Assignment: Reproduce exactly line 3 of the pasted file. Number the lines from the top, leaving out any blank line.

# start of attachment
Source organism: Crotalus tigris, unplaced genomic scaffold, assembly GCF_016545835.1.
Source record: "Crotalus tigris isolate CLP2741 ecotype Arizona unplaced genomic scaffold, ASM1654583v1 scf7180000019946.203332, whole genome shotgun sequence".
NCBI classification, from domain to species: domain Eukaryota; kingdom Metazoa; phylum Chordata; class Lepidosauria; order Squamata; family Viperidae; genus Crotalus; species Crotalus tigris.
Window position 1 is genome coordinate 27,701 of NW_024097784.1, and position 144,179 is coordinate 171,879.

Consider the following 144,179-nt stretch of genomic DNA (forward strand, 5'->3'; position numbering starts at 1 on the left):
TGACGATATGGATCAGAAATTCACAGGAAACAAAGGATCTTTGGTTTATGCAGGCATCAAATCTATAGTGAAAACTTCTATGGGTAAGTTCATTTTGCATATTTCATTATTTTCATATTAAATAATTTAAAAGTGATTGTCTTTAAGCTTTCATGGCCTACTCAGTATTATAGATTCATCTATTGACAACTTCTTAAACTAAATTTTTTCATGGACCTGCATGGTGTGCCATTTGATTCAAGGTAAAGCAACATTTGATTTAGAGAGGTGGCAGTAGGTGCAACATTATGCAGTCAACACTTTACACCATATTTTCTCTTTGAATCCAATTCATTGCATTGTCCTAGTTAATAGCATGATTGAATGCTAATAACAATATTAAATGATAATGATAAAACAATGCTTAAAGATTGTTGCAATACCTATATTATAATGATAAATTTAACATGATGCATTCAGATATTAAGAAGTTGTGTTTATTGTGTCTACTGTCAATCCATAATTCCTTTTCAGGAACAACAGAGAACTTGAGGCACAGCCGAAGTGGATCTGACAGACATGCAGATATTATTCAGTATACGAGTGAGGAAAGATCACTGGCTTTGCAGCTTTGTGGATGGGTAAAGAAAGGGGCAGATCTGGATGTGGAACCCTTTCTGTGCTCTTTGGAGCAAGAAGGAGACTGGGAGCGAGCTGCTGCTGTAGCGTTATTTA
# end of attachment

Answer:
NCBI classification, from domain to species: domain Eukaryota; kingdom Metazoa; phylum Chordata; class Lepidosauria; order Squamata; family Viperidae; genus Crotalus; species Crotalus tigris.